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Modelling the impact of climate change on flow and E. coli concentration in the catchment of an ungauged drinking water source in Norway
- Mohammed, Hadi, Tveten, Ann-Kristin, Seidu, Razak
- Journal of hydrology 2019 v.573 pp. 676-687
- Escherichia coli, autumn, climate change, drinking water, forests, hydrologic models, indicator species, meteorological data, microbiological quality, sediments, soil organic carbon, spring, streams, summer, surface water, temperate zones, water treatment, water utilities, watersheds, winter, Norway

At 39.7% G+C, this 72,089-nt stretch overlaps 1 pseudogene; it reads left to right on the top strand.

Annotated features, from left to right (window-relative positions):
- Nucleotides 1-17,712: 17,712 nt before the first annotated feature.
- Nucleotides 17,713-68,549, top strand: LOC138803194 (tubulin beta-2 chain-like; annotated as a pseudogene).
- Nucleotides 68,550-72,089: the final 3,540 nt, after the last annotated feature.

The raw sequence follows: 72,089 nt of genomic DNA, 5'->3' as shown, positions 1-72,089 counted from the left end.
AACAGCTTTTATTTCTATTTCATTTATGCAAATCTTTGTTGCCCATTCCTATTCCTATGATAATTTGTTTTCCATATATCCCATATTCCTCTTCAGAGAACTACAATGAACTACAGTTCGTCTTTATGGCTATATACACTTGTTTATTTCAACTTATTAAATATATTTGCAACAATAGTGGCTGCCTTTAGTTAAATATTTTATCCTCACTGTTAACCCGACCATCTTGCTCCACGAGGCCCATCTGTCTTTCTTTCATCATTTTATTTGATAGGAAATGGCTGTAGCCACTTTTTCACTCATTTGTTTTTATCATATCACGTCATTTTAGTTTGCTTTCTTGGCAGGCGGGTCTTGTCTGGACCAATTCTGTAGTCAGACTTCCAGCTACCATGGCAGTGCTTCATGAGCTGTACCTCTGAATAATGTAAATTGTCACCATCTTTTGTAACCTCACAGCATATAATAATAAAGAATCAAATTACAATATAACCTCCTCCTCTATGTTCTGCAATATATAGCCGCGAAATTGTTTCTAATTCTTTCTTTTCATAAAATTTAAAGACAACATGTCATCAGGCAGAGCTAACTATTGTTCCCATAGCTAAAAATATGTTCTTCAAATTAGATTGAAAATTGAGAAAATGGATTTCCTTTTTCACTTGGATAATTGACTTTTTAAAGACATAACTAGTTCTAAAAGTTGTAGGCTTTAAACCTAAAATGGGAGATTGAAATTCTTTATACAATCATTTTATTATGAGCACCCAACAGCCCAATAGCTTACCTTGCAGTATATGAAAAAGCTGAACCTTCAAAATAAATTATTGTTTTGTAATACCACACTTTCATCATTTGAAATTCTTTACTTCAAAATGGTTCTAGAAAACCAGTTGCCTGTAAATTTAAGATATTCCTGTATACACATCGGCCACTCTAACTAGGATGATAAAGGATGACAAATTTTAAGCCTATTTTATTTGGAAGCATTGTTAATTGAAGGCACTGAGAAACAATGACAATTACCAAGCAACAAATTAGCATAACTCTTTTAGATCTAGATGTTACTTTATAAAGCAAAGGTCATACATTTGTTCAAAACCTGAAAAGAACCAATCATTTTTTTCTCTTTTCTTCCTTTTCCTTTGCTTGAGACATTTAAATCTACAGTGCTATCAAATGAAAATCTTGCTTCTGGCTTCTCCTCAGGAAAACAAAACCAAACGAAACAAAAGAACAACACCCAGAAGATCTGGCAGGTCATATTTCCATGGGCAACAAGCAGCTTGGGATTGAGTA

- The discharge of fecal indicator bacteria into surface water sources poses treatment challenges to drinking water utilities. Changes in the discharge regimes of streams resulting from extreme precipitation associated with climate change can exacerbate these challenges. The catchments of many surface water sources depended upon by water treatment plants are ungauged, thus making it difficult to predict the impacts of climate change on the microbial quality of such water sources. In this study, a hydrological model is implemented to assess the impact of local climate projections on flow regimes and E. coli discharge in the ungauged catchment of the drinking water source for the city of Ålesund in Norway. We performed separate sensitivity analysis for flow and E. coli, and assessed the variations in patterns of flow and E. coli concentrations in the streams in future using adjusted meteorological data. The calibrated flow showed good agreement with the observed data, but the E. coli model yielded lower performance indices. The results indicate that interception of precipitation by forest cover and soil organic carbon content mostly control flow generation in the catchments, and the variations in the concentrations of E. coli were more sensitive to instream sediment processes. Flow levels in the streams would remain the same in 2045 and 2075. Peak flows that currently occur in spring and autumn months may respectively shift back to winter and summer months. High concentrations of E. coli currently observed in summer in the streams may be lower in future, but the concentrations may be high at the start of autumn seasons. The results have management implications for watersheds and water utilities mostly in temperate climate regions.